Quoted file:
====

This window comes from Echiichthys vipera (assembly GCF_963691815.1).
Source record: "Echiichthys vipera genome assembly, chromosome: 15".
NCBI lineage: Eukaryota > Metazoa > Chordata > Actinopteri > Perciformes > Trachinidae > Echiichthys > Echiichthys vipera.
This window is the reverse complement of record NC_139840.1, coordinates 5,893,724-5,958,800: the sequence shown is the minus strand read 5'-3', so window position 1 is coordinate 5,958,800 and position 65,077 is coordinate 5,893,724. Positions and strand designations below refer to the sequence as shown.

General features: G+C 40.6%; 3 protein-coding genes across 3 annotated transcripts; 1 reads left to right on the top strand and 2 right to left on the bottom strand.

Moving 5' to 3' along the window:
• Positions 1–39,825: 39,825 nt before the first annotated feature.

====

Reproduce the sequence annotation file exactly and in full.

This window comes from Echiichthys vipera (assembly GCF_963691815.1).
Source record: "Echiichthys vipera genome assembly, chromosome: 15".
NCBI lineage: Eukaryota > Metazoa > Chordata > Actinopteri > Perciformes > Trachinidae > Echiichthys > Echiichthys vipera.
This window is the reverse complement of record NC_139840.1, coordinates 5,893,724-5,958,800: the sequence shown is the minus strand read 5'-3', so window position 1 is coordinate 5,958,800 and position 65,077 is coordinate 5,893,724. Positions and strand designations below refer to the sequence as shown.

General features: G+C 40.6%; 3 protein-coding genes across 3 annotated transcripts; 1 reads left to right on the top strand and 2 right to left on the bottom strand.

Moving 5' to 3' along the window:
• Positions 1–39,825: 39,825 nt before the first annotated feature.